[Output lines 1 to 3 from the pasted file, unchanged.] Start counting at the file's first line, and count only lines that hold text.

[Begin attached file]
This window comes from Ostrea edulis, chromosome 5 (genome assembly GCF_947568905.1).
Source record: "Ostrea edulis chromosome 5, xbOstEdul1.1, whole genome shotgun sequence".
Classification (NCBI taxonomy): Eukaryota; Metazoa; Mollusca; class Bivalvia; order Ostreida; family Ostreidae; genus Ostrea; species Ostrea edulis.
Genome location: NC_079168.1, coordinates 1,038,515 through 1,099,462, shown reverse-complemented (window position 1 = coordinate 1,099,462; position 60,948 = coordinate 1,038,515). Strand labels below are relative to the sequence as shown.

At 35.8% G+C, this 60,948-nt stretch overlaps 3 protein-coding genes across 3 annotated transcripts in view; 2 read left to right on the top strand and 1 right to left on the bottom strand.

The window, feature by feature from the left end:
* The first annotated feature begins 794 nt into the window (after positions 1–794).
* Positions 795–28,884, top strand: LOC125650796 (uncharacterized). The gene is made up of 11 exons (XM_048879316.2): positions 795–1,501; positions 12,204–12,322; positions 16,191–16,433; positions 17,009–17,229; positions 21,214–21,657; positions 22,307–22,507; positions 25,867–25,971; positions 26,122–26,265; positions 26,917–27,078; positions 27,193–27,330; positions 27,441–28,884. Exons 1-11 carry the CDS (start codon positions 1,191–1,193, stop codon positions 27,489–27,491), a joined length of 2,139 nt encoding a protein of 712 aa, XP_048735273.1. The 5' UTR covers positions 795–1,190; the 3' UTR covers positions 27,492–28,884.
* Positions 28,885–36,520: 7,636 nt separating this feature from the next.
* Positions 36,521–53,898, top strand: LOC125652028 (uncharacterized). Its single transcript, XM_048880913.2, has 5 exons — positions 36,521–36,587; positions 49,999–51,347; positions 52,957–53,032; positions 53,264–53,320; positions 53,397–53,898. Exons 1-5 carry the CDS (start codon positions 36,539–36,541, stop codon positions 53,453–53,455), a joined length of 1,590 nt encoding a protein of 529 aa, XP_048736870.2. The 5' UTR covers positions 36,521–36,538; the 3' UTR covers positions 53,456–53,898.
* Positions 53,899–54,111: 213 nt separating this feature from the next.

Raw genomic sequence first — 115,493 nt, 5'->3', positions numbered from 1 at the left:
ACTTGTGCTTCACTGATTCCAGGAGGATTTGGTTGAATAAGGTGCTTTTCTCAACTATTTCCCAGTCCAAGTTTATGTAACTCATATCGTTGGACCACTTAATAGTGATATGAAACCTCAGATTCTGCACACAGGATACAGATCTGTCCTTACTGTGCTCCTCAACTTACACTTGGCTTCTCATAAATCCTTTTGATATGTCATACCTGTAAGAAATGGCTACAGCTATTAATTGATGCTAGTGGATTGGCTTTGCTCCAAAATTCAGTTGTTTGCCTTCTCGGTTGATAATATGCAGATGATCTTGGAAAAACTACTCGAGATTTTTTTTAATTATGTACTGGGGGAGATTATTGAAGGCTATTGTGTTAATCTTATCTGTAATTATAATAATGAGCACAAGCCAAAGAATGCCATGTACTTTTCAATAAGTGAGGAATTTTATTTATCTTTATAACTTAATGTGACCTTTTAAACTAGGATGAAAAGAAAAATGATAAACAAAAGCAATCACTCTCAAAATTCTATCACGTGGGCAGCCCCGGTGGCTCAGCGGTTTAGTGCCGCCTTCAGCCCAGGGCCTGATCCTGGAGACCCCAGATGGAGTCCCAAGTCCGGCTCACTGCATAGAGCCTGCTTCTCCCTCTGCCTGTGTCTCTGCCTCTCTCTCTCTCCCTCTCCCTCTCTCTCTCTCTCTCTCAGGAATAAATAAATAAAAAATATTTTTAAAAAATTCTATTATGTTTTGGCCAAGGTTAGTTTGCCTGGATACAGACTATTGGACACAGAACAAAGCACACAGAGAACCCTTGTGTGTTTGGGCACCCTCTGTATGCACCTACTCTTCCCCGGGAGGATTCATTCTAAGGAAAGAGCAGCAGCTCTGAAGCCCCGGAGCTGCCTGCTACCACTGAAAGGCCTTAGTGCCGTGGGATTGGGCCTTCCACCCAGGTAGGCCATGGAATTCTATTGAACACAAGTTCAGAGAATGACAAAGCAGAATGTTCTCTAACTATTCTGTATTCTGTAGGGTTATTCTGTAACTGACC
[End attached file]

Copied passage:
This window comes from Ostrea edulis, chromosome 5 (genome assembly GCF_947568905.1).
Source record: "Ostrea edulis chromosome 5, xbOstEdul1.1, whole genome shotgun sequence".
Classification (NCBI taxonomy): Eukaryota; Metazoa; Mollusca; class Bivalvia; order Ostreida; family Ostreidae; genus Ostrea; species Ostrea edulis.